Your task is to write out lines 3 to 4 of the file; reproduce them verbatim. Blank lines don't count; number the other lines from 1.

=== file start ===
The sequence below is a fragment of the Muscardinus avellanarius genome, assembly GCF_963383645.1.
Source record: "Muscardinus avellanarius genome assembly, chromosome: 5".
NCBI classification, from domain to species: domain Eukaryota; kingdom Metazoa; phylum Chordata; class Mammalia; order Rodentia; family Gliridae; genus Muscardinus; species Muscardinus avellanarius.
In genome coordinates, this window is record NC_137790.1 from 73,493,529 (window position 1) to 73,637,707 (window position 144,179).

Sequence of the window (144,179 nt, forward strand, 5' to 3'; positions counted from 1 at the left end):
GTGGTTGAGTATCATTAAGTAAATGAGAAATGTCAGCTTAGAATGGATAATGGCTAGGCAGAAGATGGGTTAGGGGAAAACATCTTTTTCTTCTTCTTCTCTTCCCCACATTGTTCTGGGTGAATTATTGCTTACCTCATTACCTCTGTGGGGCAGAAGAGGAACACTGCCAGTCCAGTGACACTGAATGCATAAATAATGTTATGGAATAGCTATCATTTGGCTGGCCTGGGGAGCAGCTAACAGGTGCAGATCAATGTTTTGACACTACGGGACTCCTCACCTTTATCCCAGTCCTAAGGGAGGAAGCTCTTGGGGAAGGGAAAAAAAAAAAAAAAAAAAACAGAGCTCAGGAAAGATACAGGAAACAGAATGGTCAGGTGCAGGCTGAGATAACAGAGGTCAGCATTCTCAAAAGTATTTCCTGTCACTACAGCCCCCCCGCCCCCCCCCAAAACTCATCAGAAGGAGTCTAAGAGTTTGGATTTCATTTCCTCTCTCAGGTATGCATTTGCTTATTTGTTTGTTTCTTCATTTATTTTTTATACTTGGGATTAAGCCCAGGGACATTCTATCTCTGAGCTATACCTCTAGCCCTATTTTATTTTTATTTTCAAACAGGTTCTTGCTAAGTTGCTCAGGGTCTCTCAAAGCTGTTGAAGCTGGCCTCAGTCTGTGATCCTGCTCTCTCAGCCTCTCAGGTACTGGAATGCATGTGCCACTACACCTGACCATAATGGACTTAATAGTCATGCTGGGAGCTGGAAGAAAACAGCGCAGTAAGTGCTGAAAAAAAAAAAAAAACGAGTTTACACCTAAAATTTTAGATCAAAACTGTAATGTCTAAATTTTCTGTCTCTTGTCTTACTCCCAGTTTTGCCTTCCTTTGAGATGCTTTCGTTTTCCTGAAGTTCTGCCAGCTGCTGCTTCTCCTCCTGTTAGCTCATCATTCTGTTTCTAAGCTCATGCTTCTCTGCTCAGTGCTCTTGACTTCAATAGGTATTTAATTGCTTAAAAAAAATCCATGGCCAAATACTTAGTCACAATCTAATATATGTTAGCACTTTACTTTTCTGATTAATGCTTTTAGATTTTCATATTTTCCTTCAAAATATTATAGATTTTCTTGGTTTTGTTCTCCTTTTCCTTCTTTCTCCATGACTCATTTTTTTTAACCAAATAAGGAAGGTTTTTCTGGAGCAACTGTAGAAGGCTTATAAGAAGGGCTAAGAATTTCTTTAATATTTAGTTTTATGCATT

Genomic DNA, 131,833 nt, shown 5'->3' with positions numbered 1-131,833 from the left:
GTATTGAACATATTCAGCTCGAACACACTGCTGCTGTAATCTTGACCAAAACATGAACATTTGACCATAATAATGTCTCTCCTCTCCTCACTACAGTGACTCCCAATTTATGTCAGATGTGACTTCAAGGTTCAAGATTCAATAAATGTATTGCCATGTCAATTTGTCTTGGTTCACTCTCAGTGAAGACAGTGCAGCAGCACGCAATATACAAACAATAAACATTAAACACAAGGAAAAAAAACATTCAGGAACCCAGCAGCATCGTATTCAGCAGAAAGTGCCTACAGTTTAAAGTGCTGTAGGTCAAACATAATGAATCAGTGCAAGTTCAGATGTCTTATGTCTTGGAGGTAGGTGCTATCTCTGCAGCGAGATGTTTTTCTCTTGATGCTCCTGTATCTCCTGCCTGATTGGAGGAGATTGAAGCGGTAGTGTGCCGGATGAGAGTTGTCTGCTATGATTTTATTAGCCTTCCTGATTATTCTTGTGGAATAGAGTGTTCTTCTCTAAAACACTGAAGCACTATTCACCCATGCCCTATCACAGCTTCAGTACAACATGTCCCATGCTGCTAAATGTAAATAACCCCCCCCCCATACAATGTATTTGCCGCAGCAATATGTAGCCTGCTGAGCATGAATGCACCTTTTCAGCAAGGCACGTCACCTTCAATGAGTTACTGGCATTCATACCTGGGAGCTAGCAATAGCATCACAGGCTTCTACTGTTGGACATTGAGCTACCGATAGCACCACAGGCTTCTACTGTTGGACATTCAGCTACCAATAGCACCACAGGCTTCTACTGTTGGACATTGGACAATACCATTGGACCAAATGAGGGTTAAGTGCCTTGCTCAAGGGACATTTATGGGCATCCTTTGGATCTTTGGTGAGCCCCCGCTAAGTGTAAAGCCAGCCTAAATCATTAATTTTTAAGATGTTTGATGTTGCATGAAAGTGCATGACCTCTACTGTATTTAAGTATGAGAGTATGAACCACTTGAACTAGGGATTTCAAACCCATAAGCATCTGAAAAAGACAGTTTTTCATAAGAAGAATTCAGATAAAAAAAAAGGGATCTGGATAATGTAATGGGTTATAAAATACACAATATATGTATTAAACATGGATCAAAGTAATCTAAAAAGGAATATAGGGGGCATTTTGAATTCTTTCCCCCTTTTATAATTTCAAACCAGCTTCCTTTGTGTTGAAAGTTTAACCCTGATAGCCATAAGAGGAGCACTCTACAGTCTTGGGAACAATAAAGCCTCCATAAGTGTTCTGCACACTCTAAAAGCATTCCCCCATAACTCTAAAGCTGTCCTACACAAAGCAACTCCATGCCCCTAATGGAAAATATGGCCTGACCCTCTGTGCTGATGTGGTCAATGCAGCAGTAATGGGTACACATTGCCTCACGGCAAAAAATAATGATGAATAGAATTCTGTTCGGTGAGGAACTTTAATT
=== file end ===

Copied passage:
NCBI classification, from domain to species: domain Eukaryota; kingdom Metazoa; phylum Chordata; class Mammalia; order Rodentia; family Gliridae; genus Muscardinus; species Muscardinus avellanarius.
In genome coordinates, this window is record NC_137790.1 from 73,493,529 (window position 1) to 73,637,707 (window position 144,179).